First, one party usually has to take the initiative in seeking a restoration of the relationship, which requires humility. The person or group taking the initiative may be completely in the right, or maybe not, but in either case humility is needed to “come hat in hand” and seek peace. In a very dramatic way, this is what God has done through Christ. Humility was God becoming a baby, growing up, living, suffering betrayal and abandonment and dying a shameful death.

Second, one or both sides will have to make concessions. In order for a reconciliation to truly work, guilt from whatever side must be admitted and assumed. It all has to be laid out. In the case of God and humankind, God has absolutely no fault, so it is the task of sinful humanity to admit guilt. Simply put, humanity needs to be reconciled to God, not God to humanity.

Third and finally, this reconciliation must be lived. It is not a mere moment or event, but rather an ongoing process of accepting the restored relationship and not only maintaining it, but also building on it. The consistent testimony of Scripture is that God is changeless in His faithfulness, and so His promises are to be believed. A redeemed person, though, continuing in the light of this restoration, is said to be persevering in the faith. It is rather like running a race: If you go only halfway and then quit, you lose.

The Great Pumpkin

This afternoon after work I stopped by a party supply store. After a long and irritating day at work, I couldn’t keep a smile from my face as I walked around looking at the Halloween supplies. I’ve always enjoyed this holiday, and not just because it’s also my birthday.

Many Christians consider it wrong to participate in this annual event, and I respect their opinion. I, for one, find no offense in it, and rejoice to take part.

If I could, my dream costume would be as none other than the Great Pumpkin. One of these years….

Not Innocence

“People were bringing little children to him in order that he might touch them; and the disciples spoke sternly to them. But when Jesus saw this, he was indignant and said to them, ‘Let the little children come to me; do not stop them; for it is to such as these that the kingdom of God belongs. Truly I tell you, whoever does not receive the kingdom of God as a little child will never enter it.’ And he took them up in his arms, laid his hands on them, and blessed them” (Mark 10:13-16 NRSV).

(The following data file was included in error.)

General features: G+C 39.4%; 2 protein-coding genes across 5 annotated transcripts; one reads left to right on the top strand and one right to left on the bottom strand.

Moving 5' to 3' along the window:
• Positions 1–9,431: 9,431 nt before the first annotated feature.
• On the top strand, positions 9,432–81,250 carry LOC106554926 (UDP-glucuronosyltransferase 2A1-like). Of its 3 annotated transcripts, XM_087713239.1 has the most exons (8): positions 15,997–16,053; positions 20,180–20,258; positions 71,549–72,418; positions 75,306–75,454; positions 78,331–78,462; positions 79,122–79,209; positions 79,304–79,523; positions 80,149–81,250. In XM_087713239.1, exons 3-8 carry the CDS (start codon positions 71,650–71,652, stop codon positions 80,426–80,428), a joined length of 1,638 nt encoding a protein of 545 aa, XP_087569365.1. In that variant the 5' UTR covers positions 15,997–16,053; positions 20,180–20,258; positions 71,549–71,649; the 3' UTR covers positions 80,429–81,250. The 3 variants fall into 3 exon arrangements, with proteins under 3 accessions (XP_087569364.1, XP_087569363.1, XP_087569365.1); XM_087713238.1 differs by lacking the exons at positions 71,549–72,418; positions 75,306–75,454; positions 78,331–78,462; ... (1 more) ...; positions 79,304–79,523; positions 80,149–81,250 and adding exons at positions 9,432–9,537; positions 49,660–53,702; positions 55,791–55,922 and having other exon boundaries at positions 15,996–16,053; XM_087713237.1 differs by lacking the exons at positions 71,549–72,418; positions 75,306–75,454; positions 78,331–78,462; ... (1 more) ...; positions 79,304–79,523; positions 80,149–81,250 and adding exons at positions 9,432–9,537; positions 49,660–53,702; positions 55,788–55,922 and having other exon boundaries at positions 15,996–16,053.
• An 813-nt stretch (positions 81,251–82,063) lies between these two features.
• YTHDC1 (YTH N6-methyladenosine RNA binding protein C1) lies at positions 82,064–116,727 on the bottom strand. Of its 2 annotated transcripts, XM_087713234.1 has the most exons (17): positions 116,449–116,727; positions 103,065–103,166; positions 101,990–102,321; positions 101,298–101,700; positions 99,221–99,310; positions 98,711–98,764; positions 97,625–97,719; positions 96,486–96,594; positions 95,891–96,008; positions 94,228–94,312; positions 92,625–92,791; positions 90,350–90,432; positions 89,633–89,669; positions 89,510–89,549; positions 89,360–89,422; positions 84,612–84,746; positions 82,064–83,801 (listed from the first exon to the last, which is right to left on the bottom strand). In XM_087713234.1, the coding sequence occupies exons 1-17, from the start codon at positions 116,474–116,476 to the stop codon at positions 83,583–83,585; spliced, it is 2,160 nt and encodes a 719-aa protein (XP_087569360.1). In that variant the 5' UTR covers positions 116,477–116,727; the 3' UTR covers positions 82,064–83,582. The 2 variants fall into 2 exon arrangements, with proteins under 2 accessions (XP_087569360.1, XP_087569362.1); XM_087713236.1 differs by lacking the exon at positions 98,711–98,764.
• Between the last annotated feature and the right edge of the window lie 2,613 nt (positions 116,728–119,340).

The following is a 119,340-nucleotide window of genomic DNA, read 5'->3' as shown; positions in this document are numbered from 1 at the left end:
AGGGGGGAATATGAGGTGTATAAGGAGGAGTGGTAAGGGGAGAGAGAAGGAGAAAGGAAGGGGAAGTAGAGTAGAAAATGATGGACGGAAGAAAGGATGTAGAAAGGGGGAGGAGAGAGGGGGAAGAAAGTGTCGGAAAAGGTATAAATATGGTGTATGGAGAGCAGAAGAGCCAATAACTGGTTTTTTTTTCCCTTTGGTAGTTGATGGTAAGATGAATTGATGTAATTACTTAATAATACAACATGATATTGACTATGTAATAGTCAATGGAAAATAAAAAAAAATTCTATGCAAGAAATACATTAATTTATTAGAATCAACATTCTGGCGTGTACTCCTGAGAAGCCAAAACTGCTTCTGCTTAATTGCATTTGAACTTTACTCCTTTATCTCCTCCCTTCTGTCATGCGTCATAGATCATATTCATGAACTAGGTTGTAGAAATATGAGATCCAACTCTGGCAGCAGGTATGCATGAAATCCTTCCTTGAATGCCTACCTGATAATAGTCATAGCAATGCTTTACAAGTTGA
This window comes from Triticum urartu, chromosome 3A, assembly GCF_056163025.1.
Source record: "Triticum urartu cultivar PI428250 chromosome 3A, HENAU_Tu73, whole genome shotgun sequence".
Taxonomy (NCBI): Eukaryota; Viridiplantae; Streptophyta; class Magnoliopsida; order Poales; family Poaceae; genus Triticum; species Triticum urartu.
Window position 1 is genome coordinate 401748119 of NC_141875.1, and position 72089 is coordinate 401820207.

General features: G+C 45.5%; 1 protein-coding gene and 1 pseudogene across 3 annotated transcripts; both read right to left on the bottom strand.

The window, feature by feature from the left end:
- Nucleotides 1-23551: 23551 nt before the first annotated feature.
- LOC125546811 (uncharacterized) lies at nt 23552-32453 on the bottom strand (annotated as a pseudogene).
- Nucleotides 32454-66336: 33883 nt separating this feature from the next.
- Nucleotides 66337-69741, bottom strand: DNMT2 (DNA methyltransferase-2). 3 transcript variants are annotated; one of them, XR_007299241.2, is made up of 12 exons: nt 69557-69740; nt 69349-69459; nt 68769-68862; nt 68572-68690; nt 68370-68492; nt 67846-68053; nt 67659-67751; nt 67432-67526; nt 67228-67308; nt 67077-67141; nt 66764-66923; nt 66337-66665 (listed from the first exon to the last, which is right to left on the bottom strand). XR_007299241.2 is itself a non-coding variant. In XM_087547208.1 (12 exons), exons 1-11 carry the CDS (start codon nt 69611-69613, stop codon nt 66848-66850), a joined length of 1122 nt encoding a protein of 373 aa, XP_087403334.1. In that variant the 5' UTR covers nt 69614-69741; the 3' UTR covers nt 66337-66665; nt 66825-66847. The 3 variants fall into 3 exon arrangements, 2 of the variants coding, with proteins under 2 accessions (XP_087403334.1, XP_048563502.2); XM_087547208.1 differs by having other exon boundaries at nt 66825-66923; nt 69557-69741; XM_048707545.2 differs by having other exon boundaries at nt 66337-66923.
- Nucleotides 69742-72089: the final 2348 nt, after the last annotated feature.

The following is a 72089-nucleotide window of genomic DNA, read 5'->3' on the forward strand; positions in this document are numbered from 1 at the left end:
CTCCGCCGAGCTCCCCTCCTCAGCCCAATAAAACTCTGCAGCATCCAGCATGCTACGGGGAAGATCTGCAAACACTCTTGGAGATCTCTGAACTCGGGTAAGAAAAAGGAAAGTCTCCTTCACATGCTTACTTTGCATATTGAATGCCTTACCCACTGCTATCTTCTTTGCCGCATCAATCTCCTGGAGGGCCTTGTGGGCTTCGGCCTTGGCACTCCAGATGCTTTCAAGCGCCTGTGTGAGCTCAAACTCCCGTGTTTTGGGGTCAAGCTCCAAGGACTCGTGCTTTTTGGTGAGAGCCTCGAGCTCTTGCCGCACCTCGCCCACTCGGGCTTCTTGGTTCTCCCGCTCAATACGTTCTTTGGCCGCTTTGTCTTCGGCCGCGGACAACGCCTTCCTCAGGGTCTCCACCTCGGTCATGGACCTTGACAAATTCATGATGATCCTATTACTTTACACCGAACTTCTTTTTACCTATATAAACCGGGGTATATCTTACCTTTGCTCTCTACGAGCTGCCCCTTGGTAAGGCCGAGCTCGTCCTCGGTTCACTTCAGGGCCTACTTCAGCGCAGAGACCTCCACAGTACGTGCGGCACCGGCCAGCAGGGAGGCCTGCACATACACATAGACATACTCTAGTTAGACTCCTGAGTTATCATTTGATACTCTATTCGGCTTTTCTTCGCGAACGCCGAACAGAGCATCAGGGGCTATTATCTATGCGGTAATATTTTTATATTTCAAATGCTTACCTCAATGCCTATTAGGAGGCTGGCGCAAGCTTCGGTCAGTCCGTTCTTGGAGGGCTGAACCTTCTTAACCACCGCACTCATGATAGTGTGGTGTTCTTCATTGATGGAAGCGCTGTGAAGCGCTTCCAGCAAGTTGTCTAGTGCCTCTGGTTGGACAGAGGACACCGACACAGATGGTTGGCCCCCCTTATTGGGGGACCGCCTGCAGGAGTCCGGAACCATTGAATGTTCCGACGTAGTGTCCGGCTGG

It is quite popular in modern Western society to associate childhood with innocence. I was a child for a time, and now have children of my own, and so I reject this silly notion. Children are not innocent in the sense that they are incapable of evil, but rather in that they are not fully culpable.

A passage like the one I’ve quoted above from the Gospel of Mark does not teach us that children are innocent. It teaches that children are helpless or at least dependent, and this is how we must be towards God.

Of Apes and Men

Google has a news feature that I love. It pulls news articles from widely varying sources and groups them by topic on a single page, and it refreshes every few minutes. Nice. Sometimes it pulls odd articles from obscure locations, though, and I don’t know what to make of them.

Take “Are we Chimps or the Sons of God?” From the blurb in Google News I expected a serious article about reconciling faith and science. What I got was a meandering article that touched on evolutionary theory and crash landed with a fuzzy example of a miracle at an Orthodox sanctuary in Jerusalem. I came away totally confused about whether the person believes in Creationism or some form of evolution. At best I think he might be defending evolution of other animals but not of humans, but I can’t be sure.

Read it for yourself.